If you are a developer, you might have heard from your manager every once in a while “the release you deployed last night had several major issues, please roll-back to previous version”. If you are a tester, you might have heard “how can there be such major issues when we spent so much time in testing before moving the site to live?”. If you are project manager, you might have heard your client say, “It was very embarrassing situation for me when I was giving demo and application had so many major problems. I am disappointed!”. Being manager, you may have heard your CEO say, “we need to be careful with estimation next time since the project exceeded it’s budget big time!”. Such phrases are not very unusual in software industry specially the small-medium size companies and working offshore using agile methodology. You hear such phrases and you feel like banging your head against wall asking yourself just one question WHAT WENT WRONG!!!!
The answer mostly is very simple in all such scenarios and that is lack of “CONFIGURATION MANAGEMENT”!!! Wikipedia simply defines it as: “the task of tracking and controlling changes in the software”. These changes are not limited to code and database but also to documents like requirement documents, design documents, meeting of minutes, project schedule, project size, test plan document, test cases etc. Those of you who are unaware of the term may still be wondering “What configuration management has to do with the issues described above?”. Let me list the main reasons of the scenarios described above:-
- the developer machine’s configurations are different from live server
- the configuration file may not be updated as per live server
- the database scripts haven’t been executed on the live server
- the required lookup data wasn’t there on live server
- there may be some external components like Google Maps, Facebook Connect, Quickbook which require URL. That URL is still pointing to developer’s machine
- old code is updated on the server
- the last release was tested without updating test plan/test cases
- there were some changes in requirements/design which weren’t taken into consideration properly
- project scope changed but the estimate isn’t revised and tracked properly
- there were some notes communicated by client in his last meeting which were pre-requisites of the deployment and those notes never caught the eye of the developer/configuration manager
- and so on…
Ah! Now you see the problem, what’s the solution??? I will propose a simple recipe that can facilitate companies to overcome all such issues easily.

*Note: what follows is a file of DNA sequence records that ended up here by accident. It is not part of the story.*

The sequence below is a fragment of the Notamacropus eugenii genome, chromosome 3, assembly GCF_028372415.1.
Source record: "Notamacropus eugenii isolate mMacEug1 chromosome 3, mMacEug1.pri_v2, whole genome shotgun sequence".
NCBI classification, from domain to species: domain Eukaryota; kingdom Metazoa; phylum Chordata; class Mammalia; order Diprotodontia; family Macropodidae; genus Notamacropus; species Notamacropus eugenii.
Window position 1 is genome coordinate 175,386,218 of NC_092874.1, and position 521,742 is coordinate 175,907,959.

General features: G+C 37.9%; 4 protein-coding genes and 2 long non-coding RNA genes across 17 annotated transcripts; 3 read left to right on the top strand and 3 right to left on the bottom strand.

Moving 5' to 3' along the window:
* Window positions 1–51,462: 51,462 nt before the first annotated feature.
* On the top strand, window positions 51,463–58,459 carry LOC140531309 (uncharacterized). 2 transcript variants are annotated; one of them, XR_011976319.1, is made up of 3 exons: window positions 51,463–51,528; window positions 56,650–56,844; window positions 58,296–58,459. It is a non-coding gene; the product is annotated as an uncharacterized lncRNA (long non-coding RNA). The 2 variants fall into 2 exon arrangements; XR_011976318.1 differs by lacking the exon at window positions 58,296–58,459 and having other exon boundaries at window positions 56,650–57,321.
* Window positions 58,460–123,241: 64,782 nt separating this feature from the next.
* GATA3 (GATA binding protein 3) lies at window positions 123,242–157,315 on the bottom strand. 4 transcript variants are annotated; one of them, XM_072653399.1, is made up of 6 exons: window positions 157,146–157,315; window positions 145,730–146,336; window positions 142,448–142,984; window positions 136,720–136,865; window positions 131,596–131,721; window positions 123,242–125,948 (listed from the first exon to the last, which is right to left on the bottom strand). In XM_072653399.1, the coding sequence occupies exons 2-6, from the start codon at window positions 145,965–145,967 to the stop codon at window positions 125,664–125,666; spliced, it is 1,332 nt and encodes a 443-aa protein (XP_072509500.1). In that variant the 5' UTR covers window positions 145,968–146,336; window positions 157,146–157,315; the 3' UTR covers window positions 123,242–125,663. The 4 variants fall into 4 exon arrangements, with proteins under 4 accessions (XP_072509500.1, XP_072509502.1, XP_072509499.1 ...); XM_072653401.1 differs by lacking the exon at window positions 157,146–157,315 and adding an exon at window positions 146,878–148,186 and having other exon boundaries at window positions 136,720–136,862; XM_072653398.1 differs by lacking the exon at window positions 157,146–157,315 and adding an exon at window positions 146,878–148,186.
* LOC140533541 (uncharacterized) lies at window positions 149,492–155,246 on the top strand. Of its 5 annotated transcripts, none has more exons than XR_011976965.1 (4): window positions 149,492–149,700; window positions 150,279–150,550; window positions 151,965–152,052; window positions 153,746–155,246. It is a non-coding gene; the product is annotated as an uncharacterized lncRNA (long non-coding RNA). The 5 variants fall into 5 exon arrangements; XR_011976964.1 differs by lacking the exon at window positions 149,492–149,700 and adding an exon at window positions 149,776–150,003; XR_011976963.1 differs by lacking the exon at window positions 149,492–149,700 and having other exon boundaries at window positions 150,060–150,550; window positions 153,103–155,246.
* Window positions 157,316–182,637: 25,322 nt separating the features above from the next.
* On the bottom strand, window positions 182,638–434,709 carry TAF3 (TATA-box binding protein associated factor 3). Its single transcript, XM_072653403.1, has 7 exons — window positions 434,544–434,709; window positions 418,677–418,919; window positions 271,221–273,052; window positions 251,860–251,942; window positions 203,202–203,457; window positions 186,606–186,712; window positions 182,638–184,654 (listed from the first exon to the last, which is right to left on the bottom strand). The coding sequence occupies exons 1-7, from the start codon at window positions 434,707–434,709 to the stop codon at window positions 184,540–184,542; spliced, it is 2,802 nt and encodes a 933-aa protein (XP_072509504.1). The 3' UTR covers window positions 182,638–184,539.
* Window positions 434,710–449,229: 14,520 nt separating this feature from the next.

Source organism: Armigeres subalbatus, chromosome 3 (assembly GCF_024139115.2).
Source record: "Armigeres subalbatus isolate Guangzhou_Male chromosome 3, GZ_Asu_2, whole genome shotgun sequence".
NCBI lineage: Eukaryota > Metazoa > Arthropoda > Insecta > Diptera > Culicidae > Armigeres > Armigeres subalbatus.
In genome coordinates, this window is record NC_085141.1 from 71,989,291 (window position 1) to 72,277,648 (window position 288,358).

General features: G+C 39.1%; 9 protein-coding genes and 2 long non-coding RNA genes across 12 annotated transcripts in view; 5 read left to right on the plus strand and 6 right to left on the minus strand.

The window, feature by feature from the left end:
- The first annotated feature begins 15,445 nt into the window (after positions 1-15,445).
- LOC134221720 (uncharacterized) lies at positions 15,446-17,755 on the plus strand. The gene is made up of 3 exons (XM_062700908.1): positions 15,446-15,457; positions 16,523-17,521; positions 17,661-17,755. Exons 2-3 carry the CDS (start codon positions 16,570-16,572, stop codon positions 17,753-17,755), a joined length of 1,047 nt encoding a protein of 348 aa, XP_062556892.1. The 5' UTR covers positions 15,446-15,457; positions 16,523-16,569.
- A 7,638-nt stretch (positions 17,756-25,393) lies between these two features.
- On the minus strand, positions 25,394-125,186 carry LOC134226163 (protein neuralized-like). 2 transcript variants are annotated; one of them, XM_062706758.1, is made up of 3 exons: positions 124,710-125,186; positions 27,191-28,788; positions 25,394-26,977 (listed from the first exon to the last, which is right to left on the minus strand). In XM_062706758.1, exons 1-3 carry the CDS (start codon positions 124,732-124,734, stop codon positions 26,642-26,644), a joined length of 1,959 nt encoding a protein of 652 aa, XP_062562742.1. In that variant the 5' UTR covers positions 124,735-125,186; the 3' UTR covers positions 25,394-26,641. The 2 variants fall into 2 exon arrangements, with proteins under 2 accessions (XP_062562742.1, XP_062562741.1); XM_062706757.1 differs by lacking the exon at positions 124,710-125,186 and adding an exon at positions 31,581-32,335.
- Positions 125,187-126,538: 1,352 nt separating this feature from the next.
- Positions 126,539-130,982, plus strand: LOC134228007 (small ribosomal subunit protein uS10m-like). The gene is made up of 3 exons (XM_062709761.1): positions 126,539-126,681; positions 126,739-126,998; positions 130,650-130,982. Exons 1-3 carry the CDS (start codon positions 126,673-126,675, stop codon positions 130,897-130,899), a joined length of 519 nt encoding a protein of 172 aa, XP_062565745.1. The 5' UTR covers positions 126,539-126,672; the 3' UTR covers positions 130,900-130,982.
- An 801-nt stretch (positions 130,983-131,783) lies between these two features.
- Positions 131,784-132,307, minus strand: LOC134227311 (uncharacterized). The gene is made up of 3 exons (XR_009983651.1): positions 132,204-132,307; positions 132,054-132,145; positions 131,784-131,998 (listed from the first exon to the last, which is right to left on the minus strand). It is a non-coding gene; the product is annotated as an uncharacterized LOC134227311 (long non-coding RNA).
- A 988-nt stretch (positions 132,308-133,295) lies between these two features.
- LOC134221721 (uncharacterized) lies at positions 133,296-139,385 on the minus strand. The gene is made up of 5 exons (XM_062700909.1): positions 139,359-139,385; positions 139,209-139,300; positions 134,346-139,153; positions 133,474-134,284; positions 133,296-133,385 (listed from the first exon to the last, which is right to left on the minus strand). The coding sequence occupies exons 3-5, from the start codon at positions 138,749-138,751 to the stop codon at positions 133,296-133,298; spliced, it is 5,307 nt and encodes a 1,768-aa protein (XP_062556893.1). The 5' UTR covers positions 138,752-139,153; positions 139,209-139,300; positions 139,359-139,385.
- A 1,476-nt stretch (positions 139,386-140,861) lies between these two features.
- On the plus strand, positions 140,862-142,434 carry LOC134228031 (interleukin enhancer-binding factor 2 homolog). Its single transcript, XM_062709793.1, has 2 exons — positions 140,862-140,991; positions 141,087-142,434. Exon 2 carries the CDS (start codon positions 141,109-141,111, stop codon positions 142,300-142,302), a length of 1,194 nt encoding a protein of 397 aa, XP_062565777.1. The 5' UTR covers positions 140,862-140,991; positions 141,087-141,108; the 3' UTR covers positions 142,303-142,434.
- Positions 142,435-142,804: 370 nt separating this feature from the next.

Required Ingredients: version control system, development server, testing server, deployment guide (other resources like developer’s machine, code, database, project files etc are assumed to be implicitly present)
Software Configuration Management Process:
Step 1: Project is kicked-off and kick off email is sent to all stakeholders. A repository is created in version control system with project name and all stakeholders are assigned appropriate (read/write) permissions.
Step 2: All project files (code, db scripts, schedule, test plans) are placed in a pre-defined folder structure which is created when the repository is created.
Step 3: Developers start working on their machines (development workspace) and check-in the code in version control system on daily basis with some comments. Other stakeholders can also place their files in version control whenever they want or on some event mentioned in project schedule.
Step 4: When they have to send a release to tester, they apply a label on version control on code and database folders. For example, 0.1 (0 indicates no release to client and 1 indicates first release to tester). They send the patch details to configuration manager.
Step 5: Configuration Manager picks the patch from version control and deploy on tester’s server. Tester start testing the release and report bugs in some bug management system.
Step 6: Developers fix the bugs on the code they are working on and when they are scheduled to send the second release to tester, they apply another label. For example, 0.2. They again send the patch details to configuration manager and mark the bugs as fixed in bug management system.
Step 7: Tester verify the bugs, perform regression testing, and test new feature developed.
Step 4 though Step 7 keep repeating until a release has to be sent to client
Step 8: Developer apply another label on version control system. For instance, 1.0 (means first release to client). The patch information is sent to configuration manager which then deploy it to staging. All deployments are performed using deployment guide containing detailed information about how to carry out the deployment step-by-step.
The above process is mainly about the code and database. You can apply labels on other configuration items like test cases, requirement document, project plan etc. The main purpose of applying all these labels is to baseline the work so that if there is any change, it can be properly tracked, escalated, and addressed. A configuration management board can be formed which may include project manager, client, development team lead, and configuration manager. The purpose of this board will be to approve changes on baselined items.
I would just like to conclude this with a note that this is just a scaled-down version of standard practices for small-medium companies. There is a lot more that can be done on top of it and definitely that has it’s own advantages but there is always a cost associated with such measures. A careful and step-by-step approach may lead to the required maturity level which cost-effectively supports a more mature configuration management process.